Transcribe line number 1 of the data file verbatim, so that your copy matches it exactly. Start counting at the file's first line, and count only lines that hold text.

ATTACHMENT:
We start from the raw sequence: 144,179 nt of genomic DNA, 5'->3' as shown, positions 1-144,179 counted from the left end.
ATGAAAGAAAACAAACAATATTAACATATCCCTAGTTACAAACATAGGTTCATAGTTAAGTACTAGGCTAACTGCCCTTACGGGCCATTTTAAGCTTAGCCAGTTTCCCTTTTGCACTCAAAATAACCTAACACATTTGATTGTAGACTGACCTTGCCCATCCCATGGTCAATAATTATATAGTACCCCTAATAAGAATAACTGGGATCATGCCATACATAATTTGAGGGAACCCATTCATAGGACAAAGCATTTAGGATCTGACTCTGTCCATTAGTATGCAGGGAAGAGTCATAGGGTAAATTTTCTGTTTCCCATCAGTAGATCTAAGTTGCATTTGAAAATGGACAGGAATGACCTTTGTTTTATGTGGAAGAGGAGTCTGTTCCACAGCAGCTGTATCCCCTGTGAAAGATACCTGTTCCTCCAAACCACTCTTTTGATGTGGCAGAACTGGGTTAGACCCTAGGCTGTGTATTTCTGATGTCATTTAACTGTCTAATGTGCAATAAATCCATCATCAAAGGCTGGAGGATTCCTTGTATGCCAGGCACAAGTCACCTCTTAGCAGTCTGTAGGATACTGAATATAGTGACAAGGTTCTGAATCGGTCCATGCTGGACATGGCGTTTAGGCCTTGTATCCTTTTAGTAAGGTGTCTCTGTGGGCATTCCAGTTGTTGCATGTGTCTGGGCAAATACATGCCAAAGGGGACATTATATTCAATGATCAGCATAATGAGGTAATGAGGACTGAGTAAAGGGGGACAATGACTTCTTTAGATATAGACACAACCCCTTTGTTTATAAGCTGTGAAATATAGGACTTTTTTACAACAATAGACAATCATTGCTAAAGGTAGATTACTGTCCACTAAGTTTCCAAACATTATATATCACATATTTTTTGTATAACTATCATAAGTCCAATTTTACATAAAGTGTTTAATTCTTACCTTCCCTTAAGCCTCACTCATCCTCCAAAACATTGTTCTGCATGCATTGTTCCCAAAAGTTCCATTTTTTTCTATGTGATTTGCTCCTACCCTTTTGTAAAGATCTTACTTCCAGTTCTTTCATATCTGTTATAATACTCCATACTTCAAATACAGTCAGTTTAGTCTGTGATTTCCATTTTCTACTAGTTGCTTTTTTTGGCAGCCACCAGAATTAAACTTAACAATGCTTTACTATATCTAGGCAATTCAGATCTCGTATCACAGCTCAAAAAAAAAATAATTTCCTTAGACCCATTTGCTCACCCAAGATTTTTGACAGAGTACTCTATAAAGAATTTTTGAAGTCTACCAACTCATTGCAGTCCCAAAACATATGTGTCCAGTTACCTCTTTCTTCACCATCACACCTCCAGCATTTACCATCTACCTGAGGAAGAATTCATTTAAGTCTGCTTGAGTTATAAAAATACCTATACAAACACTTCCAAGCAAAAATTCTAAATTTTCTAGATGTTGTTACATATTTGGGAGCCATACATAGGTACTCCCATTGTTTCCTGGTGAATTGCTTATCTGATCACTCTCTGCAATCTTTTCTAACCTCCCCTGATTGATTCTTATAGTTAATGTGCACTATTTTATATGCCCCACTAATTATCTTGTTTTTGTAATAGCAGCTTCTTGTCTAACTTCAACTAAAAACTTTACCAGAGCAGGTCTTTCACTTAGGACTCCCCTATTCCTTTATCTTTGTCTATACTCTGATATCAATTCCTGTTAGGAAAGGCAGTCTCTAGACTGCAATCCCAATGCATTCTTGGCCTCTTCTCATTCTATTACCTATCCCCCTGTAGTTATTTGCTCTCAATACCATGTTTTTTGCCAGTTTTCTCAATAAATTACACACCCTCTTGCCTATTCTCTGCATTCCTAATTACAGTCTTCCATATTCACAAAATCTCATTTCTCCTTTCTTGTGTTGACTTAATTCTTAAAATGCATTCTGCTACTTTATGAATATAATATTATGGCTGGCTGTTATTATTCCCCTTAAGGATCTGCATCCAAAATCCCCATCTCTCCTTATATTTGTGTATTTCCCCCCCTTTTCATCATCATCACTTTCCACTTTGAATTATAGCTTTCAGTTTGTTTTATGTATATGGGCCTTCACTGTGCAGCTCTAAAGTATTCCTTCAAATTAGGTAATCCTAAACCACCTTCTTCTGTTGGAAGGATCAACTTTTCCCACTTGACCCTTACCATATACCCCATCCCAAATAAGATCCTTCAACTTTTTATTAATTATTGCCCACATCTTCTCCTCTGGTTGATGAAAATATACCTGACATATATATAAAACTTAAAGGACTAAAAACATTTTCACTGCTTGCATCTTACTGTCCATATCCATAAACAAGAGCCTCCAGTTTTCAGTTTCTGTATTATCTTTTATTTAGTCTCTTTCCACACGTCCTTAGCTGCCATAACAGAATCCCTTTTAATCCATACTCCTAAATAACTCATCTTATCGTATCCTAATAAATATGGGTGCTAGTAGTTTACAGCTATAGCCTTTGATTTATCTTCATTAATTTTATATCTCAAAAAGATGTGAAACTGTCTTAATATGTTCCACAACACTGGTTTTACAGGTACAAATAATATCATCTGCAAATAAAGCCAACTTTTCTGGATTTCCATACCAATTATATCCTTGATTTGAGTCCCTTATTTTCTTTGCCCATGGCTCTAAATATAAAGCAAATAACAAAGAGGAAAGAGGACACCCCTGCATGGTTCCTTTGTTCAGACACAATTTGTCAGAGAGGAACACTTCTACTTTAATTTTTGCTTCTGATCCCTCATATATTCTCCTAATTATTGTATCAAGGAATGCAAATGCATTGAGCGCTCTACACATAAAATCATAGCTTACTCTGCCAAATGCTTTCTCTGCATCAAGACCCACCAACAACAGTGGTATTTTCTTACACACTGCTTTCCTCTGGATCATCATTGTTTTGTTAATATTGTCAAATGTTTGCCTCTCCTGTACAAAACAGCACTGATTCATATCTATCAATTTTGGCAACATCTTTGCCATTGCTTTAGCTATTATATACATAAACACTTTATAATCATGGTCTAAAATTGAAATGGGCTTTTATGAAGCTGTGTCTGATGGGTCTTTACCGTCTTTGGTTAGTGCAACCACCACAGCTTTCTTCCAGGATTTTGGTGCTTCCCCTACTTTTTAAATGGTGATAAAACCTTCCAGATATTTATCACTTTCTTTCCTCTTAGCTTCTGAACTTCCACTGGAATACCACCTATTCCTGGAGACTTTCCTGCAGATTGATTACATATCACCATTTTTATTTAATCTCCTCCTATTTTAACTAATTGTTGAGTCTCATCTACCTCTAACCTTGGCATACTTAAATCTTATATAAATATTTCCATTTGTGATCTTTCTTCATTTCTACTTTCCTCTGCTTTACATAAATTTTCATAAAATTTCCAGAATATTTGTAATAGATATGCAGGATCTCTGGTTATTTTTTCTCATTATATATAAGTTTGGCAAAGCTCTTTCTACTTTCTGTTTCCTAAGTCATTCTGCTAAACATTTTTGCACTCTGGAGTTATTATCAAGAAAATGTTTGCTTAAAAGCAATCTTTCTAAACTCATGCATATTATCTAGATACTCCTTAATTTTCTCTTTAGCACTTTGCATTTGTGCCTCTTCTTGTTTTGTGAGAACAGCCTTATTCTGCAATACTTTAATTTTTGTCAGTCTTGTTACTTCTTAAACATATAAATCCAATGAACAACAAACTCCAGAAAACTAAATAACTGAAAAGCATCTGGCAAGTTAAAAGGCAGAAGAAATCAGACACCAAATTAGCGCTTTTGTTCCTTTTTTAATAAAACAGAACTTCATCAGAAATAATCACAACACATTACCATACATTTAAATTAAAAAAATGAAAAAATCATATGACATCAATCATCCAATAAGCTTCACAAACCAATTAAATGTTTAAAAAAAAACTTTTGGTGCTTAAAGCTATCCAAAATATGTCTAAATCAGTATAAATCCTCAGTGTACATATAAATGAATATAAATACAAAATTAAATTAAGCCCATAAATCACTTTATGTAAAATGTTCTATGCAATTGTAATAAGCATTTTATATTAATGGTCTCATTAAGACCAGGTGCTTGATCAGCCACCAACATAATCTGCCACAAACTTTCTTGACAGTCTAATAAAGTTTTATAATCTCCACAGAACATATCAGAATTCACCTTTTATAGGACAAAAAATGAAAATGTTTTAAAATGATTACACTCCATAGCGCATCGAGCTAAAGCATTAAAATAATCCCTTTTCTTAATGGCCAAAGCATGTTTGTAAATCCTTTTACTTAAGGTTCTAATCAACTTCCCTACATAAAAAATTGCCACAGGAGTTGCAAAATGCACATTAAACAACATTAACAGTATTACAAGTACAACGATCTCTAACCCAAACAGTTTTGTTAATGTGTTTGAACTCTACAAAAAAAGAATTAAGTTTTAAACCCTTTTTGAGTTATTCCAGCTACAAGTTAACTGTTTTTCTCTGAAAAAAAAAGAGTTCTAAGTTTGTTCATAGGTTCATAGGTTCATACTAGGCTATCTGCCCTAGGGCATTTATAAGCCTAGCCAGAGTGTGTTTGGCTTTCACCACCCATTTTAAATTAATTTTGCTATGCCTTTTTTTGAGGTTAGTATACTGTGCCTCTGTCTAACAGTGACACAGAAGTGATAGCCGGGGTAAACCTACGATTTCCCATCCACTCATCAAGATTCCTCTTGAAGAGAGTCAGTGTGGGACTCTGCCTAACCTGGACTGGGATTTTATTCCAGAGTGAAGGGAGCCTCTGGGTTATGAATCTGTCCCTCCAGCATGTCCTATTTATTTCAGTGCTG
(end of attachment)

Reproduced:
We start from the raw sequence: 144,179 nt of genomic DNA, 5'->3' as shown, positions 1-144,179 counted from the left end.